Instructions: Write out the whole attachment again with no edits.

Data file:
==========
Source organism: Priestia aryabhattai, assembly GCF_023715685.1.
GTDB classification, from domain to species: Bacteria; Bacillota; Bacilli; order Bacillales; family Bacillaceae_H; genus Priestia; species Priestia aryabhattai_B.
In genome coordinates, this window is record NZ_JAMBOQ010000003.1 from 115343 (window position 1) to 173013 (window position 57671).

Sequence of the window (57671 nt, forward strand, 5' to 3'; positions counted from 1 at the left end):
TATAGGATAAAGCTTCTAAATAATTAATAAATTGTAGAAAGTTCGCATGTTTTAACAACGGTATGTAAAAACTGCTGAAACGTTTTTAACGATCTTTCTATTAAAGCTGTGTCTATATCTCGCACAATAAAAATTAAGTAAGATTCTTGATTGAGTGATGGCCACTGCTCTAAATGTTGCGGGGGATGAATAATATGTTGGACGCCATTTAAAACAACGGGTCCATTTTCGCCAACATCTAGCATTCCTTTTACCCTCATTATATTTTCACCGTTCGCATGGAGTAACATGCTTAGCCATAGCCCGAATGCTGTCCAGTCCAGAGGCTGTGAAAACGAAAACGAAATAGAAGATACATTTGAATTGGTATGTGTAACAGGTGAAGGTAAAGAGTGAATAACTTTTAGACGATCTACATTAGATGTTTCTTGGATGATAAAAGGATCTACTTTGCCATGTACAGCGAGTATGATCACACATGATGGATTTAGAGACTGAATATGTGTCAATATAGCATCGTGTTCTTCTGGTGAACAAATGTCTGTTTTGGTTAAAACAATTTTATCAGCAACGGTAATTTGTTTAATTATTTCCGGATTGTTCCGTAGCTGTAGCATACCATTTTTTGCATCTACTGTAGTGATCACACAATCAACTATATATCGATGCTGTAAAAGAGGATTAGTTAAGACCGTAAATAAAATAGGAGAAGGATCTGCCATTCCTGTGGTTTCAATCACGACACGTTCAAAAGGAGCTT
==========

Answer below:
Source organism: Priestia aryabhattai, assembly GCF_023715685.1.
GTDB classification, from domain to species: Bacteria; Bacillota; Bacilli; order Bacillales; family Bacillaceae_H; genus Priestia; species Priestia aryabhattai_B.
In genome coordinates, this window is record NZ_JAMBOQ010000003.1 from 115343 (window position 1) to 173013 (window position 57671).

Sequence of the window (57671 nt, forward strand, 5' to 3'; positions counted from 1 at the left end):
TATAGGATAAAGCTTCTAAATAATTAATAAATTGTAGAAAGTTCGCATGTTTTAACAACGGTATGTAAAAACTGCTGAAACGTTTTTAACGATCTTTCTATTAAAGCTGTGTCTATATCTCGCACAATAAAAATTAAGTAAGATTCTTGATTGAGTGATGGCCACTGCTCTAAATGTTGCGGGGGATGAATAATATGTTGGACGCCATTTAAAACAACGGGTCCATTTTCGCCAACATCTAGCATTCCTTTTACCCTCATTATATTTTCACCGTTCGCATGGAGTAACATGCTTAGCCATAGCCCGAATGCTGTCCAGTCCAGAGGCTGTGAAAACGAAAACGAAATAGAAGATACATTTGAATTGGTATGTGTAACAGGTGAAGGTAAAGAGTGAATAACTTTTAGACGATCTACATTAGATGTTTCTTGGATGATAAAAGGATCTACTTTGCCATGTACAGCGAGTATGATCACACATGATGGATTTAGAGACTGAATATGTGTCAATATAGCATCGTGTTCTTCTGGTGAACAAATGTCTGTTTTGGTTAAAACAATTTTATCAGCAACGGTAATTTGTTTAATTATTTCCGGATTGTTCCGTAGCTGTAGCATACCATTTTTTGCATCTACTGTAGTGATCACACAATCAACTATATATCGATGCTGTAAAAGAGGATTAGTTAAGACCGTAAATAAAATAGGAGAAGGATCTGCCATTCCTGTGGTTTCAATCACGACACGTTCAAAAGGAGCTT